2022-07-14Zeitschriftenartikel DOI: 10.18452/26726
Non-invasive brain stimulation modulates neural correlates of performance monitoring in patients with obsessive-compulsive disorder
Overactive performance monitoring, as reflected by enhanced neural responses to errors (the error-related negativity, ERN), is considered a biomarker for obsessive-compulsive disorder (OCD) and may be a promising target for novel treatment approaches. Prior research suggests that non-invasive brain stimulation with transcranial direct current stimulation (tDCS) may reduce the ERN in healthy individuals, yet no study has investigated its efficacy in attenuating the ERN in OCD. In this preregistered, randomized, sham-controlled, crossover study, we investigated effects of tDCS on performance monitoring in patients with OCD (n = 28) and healthy individuals (n = 28). Cathodal and sham tDCS was applied over the presupplementary motor area (pre-SMA) in two sessions, each followed by electroencephalogram recording during a flanker task. Cathodal tDCS reduced the ERN amplitude compared to sham tDCS, albeit this effect was only marginally significant (p = .052; mean difference: 0.86 μV). Additionally, cathodal tDCS reduced the correct-response negativity and increased the error positivity. These neural modulations were not accompanied by behavioral changes. Moreover, we found no evidence that the tDCS effect was more pronounced in the patient group. In summary, our findings indicate that tDCS over the pre-SMA modulates neural correlates of performance monitoring across groups. Therefore, this study represents a valuable starting point for future research to determine whether repeated tDCS application induces a more pronounced ERN attenuation and normalizes aberrant performance monitoring in the long term, thereby potentially alleviating obsessive-compulsive symptoms and providing a psychophysiological intervention strategy for individuals who do not benefit sufficiently from existing interventions.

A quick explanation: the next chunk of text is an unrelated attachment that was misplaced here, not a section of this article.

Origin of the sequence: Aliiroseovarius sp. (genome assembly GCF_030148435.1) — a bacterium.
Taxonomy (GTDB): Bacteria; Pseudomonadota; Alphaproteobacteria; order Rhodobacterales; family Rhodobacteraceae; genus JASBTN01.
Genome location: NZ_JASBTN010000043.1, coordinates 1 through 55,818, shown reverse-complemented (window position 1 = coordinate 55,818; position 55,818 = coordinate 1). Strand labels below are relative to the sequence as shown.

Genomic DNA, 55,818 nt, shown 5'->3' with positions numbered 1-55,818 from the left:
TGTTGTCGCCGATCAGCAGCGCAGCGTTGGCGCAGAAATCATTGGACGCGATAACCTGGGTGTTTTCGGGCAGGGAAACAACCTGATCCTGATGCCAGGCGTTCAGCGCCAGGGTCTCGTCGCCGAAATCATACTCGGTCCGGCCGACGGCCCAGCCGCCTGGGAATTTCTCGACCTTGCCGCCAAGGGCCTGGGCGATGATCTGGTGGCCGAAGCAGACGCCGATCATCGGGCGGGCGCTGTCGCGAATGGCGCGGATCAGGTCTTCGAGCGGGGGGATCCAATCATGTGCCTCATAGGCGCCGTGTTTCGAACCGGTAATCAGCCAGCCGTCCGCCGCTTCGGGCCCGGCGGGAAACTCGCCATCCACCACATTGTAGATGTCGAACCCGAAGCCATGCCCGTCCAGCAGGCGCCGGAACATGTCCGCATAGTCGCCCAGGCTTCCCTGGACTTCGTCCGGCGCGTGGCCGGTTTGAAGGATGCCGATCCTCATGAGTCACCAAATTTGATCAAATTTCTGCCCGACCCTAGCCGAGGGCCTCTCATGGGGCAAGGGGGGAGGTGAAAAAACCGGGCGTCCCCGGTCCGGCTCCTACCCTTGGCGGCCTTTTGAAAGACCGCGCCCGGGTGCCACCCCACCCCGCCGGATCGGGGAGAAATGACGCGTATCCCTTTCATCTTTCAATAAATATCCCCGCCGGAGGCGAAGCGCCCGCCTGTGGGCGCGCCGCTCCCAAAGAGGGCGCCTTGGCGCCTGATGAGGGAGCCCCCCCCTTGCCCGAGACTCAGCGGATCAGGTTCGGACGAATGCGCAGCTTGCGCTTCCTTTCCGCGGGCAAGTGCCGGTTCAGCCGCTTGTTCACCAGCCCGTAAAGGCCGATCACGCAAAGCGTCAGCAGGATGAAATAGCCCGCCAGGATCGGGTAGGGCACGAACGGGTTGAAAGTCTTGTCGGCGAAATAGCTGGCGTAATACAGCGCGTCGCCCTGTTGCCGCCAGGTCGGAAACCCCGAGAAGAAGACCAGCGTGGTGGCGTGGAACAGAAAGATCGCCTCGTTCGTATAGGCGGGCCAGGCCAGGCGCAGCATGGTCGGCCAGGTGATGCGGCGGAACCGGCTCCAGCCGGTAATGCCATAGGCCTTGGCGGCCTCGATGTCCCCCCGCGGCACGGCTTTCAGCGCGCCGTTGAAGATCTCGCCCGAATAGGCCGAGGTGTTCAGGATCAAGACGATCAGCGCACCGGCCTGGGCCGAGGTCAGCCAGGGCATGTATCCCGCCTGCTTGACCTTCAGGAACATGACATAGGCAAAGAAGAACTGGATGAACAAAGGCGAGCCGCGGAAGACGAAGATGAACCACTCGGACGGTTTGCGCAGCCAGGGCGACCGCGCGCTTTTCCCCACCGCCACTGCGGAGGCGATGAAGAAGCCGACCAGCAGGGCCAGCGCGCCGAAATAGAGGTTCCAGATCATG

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The article processing charge was funded by the Deutsche Forschungsgemeinschaft (DFG, German Research Foundation) – 491192747 and the Open Access Publication Fund of Humboldt-Universität zu Berlin.